6 Oct 2016

First Aid Kits for Tramping

I have always though the first aid kit was a huge area of weight savings for the average tramper.

Most trampers over stock their kit and lose sight of it's intended purpose, first aid.

Chris from Green Belly foods has an interesting take on first aid kits. See his post at http://www.greenbelly.co/pages/backpacking-first-aid-kit

I agree with the first comment on this blog, but this is almost exactly my kit, except for some personal requirements (heart medication that would also benefit others).

BTW, Chris' bar are fabulous - but shipping to NZ kills the advantage of buying Em's bars.

I am interested in your comments.


  1. I've commented on GooglePlus but it does not show on your blog:

    It's a good base kit but I would want to add to this:
    1. Antihistamine tablets
    2. A small tube of antiseptic powder or cream (eg Crystaderm 15g, some wounds cannot be thoroughly cleaned with wipes).
    3. Larger self-adhesive gauze pads (for big grazes)
    4. Lubricating eyedrops (capsules)
    5. Half a small crepe bandage

  2. Nice light first aid kit. I'm not a fan of non-steroidal anti-inflammatory drugs e.g. nurofen, ipubrofen or voltarin (diclofenac) as they cause leaky gut(intestinal permeability) and blistering of the gut lining. These things are not perceived by the person taking these drugs but they have their downstream effects. I carry panadeine instead. I also carry the antihistamines against wasp stings.

    I found out recently that nurofen shouldn't be taken by pregnant women as it is associated with toxemia of pregnancy so it is by no means an innocuous drug.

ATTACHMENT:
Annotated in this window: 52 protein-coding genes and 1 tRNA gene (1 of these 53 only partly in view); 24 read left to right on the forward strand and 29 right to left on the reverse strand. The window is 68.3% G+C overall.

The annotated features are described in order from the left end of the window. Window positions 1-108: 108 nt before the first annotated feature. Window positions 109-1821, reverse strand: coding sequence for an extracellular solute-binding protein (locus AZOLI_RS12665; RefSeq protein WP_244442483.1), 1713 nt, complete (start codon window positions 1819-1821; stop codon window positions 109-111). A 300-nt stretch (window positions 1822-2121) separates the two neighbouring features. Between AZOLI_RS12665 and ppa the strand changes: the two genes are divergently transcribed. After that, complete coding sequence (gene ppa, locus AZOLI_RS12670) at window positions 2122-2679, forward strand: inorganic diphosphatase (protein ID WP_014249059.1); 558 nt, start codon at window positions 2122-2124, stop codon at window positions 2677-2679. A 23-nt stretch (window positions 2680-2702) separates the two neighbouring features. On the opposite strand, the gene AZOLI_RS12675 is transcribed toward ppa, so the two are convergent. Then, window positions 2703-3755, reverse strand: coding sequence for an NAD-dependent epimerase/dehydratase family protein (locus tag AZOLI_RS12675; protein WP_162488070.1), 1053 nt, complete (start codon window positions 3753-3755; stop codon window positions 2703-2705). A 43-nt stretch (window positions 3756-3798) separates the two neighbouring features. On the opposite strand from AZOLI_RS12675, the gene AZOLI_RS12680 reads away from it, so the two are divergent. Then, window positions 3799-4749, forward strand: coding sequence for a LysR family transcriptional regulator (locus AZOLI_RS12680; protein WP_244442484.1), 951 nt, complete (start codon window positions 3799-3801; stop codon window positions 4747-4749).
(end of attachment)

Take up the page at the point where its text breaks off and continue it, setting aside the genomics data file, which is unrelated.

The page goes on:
1. I think your comments are valid if taking handfuls of anti flams. Or on a daily basis. One or two on a full stomach once in a blue moon would be OK.
      Oh, and I don't plan to get pregnant :-)

  3. Antihistamine is a must. During my recent tramp to Nelson Lakes I gave 2 to a tramper who stung by wasp and showing severe sign of allergy. Do you know how safe is Celox use to stop bleeding ? Knee and ankle supports are in my first aids too.

  4. I don't wish to show non-compassion, but I am not interested in carrying 'contingency' medicine to help others. I am not allergic to bee stings, so no antihistamine. And yes I have had a few stings bush bashing.
    Not familiar with Celox - suggest compression to stop bleeding. I am the opposite. I take aspro, so tend to bleed like a stuck pig!
    Finally, my physio reckons elastic knee brace is useless? But this maybe based on my situation? I do think a tennis or golf ball would be useful for tru-hiking - to roll IT bands and relief muscle 'knots' at days end to stop seizures (that I experienced last w/e).

    1. Hi Rob
      Thanks for the feedback.
      When I received my Dec Wilderness magazine, a 'Rob McKay' was mentioned. I said hey I think I know this guy. You are a true legend, Rob.
      Te Araroa trail magic at its finest

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Hey, thanks for you contribution - I monitor my blog weekly. I will reply with comments, ideas and suggestions ASAP - In the meantime, remember, hiking is an outdoors experience to enjoy, not an army boot camp training exercise!!